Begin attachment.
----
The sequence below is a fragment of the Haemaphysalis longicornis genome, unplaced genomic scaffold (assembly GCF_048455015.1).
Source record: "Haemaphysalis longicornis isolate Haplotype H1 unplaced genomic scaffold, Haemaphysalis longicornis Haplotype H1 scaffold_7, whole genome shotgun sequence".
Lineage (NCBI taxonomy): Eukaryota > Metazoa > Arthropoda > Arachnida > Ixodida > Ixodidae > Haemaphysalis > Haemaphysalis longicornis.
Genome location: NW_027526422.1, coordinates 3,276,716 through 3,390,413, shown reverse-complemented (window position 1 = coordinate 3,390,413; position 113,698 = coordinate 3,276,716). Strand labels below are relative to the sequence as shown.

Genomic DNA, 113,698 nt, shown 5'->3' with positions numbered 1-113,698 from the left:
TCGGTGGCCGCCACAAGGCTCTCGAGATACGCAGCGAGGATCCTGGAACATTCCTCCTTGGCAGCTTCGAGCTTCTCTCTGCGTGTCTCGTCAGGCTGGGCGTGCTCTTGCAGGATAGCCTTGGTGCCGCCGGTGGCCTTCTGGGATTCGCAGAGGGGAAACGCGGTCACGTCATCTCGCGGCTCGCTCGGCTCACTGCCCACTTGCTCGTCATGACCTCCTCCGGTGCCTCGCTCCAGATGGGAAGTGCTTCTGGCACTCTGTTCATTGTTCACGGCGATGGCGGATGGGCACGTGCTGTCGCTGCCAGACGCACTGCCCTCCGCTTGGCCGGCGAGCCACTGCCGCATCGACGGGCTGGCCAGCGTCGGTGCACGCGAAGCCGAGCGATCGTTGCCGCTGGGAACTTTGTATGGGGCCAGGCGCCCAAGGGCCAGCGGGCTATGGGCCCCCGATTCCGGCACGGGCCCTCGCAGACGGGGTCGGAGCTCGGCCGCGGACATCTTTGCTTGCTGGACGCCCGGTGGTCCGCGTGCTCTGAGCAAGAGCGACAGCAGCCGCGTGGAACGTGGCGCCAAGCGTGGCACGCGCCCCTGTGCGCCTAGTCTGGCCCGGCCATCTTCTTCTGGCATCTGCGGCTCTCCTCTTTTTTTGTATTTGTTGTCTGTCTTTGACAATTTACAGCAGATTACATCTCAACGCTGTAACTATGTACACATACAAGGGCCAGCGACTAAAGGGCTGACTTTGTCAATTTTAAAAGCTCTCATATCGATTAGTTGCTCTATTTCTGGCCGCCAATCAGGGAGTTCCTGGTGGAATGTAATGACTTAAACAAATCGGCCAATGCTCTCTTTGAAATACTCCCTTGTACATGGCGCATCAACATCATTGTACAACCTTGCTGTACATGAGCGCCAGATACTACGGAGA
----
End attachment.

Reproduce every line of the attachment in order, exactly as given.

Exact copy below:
The sequence below is a fragment of the Haemaphysalis longicornis genome, unplaced genomic scaffold (assembly GCF_048455015.1).
Source record: "Haemaphysalis longicornis isolate Haplotype H1 unplaced genomic scaffold, Haemaphysalis longicornis Haplotype H1 scaffold_7, whole genome shotgun sequence".
Lineage (NCBI taxonomy): Eukaryota > Metazoa > Arthropoda > Arachnida > Ixodida > Ixodidae > Haemaphysalis > Haemaphysalis longicornis.
Genome location: NW_027526422.1, coordinates 3,276,716 through 3,390,413, shown reverse-complemented (window position 1 = coordinate 3,390,413; position 113,698 = coordinate 3,276,716). Strand labels below are relative to the sequence as shown.

Genomic DNA, 113,698 nt, shown 5'->3' with positions numbered 1-113,698 from the left:
TCGGTGGCCGCCACAAGGCTCTCGAGATACGCAGCGAGGATCCTGGAACATTCCTCCTTGGCAGCTTCGAGCTTCTCTCTGCGTGTCTCGTCAGGCTGGGCGTGCTCTTGCAGGATAGCCTTGGTGCCGCCGGTGGCCTTCTGGGATTCGCAGAGGGGAAACGCGGTCACGTCATCTCGCGGCTCGCTCGGCTCACTGCCCACTTGCTCGTCATGACCTCCTCCGGTGCCTCGCTCCAGATGGGAAGTGCTTCTGGCACTCTGTTCATTGTTCACGGCGATGGCGGATGGGCACGTGCTGTCGCTGCCAGACGCACTGCCCTCCGCTTGGCCGGCGAGCCACTGCCGCATCGACGGGCTGGCCAGCGTCGGTGCACGCGAAGCCGAGCGATCGTTGCCGCTGGGAACTTTGTATGGGGCCAGGCGCCCAAGGGCCAGCGGGCTATGGGCCCCCGATTCCGGCACGGGCCCTCGCAGACGGGGTCGGAGCTCGGCCGCGGACATCTTTGCTTGCTGGACGCCCGGTGGTCCGCGTGCTCTGAGCAAGAGCGACAGCAGCCGCGTGGAACGTGGCGCCAAGCGTGGCACGCGCCCCTGTGCGCCTAGTCTGGCCCGGCCATCTTCTTCTGGCATCTGCGGCTCTCCTCTTTTTTTGTATTTGTTGTCTGTCTTTGACAATTTACAGCAGATTACATCTCAACGCTGTAACTATGTACACATACAAGGGCCAGCGACTAAAGGGCTGACTTTGTCAATTTTAAAAGCTCTCATATCGATTAGTTGCTCTATTTCTGGCCGCCAATCAGGGAGTTCCTGGTGGAATGTAATGACTTAAACAAATCGGCCAATGCTCTCTTTGAAATACTCCCTTGTACATGGCGCATCAACATCATTGTACAACCTTGCTGTACATGAGCGCCAGATACTACGGAGA